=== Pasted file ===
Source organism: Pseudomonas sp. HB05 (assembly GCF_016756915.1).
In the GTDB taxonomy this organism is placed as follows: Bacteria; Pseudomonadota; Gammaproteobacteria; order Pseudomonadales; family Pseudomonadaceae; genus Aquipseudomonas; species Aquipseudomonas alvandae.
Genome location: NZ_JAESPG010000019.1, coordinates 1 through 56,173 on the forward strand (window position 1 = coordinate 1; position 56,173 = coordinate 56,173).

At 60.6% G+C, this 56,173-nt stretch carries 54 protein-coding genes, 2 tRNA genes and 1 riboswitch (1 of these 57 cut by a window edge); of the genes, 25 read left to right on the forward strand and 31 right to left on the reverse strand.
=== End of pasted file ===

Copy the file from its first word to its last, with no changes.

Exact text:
Source organism: Pseudomonas sp. HB05 (assembly GCF_016756915.1).
In the GTDB taxonomy this organism is placed as follows: Bacteria; Pseudomonadota; Gammaproteobacteria; order Pseudomonadales; family Pseudomonadaceae; genus Aquipseudomonas; species Aquipseudomonas alvandae.
Genome location: NZ_JAESPG010000019.1, coordinates 1 through 56,173 on the forward strand (window position 1 = coordinate 1; position 56,173 = coordinate 56,173).

At 60.6% G+C, this 56,173-nt stretch carries 54 protein-coding genes, 2 tRNA genes and 1 riboswitch (1 of these 57 cut by a window edge); of the genes, 25 read left to right on the forward strand and 31 right to left on the reverse strand.